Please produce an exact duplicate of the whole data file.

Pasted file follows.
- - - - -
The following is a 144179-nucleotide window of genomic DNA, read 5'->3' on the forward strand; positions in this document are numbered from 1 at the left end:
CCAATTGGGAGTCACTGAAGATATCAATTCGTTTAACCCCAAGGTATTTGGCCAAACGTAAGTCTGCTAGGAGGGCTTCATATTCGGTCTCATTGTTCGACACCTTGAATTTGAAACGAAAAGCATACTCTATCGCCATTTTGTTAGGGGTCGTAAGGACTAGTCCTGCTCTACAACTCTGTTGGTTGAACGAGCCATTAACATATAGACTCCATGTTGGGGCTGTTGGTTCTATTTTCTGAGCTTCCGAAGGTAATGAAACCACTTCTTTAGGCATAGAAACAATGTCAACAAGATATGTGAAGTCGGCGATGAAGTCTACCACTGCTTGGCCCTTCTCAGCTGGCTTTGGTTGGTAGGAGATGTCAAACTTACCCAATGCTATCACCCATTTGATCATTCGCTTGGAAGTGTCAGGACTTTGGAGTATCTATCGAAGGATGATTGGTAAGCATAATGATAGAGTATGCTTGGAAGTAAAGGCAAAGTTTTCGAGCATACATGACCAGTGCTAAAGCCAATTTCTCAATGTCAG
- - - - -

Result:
The following is a 144179-nucleotide window of genomic DNA, read 5'->3' on the forward strand; positions in this document are numbered from 1 at the left end:
CCAATTGGGAGTCACTGAAGATATCAATTCGTTTAACCCCAAGGTATTTGGCCAAACGTAAGTCTGCTAGGAGGGCTTCATATTCGGTCTCATTGTTCGACACCTTGAATTTGAAACGAAAAGCATACTCTATCGCCATTTTGTTAGGGGTCGTAAGGACTAGTCCTGCTCTACAACTCTGTTGGTTGAACGAGCCATTAACATATAGACTCCATGTTGGGGCTGTTGGTTCTATTTTCTGAGCTTCCGAAGGTAATGAAACCACTTCTTTAGGCATAGAAACAATGTCAACAAGATATGTGAAGTCGGCGATGAAGTCTACCACTGCTTGGCCCTTCTCAGCTGGCTTTGGTTGGTAGGAGATGTCAAACTTACCCAATGCTATCACCCATTTGATCATTCGCTTGGAAGTGTCAGGACTTTGGAGTATCTATCGAAGGATGATTGGTAAGCATAATGATAGAGTATGCTTGGAAGTAAAGGCAAAGTTTTCGAGCATACATGACCAGTGCTAAAGCCAATTTCTCAATGTCAG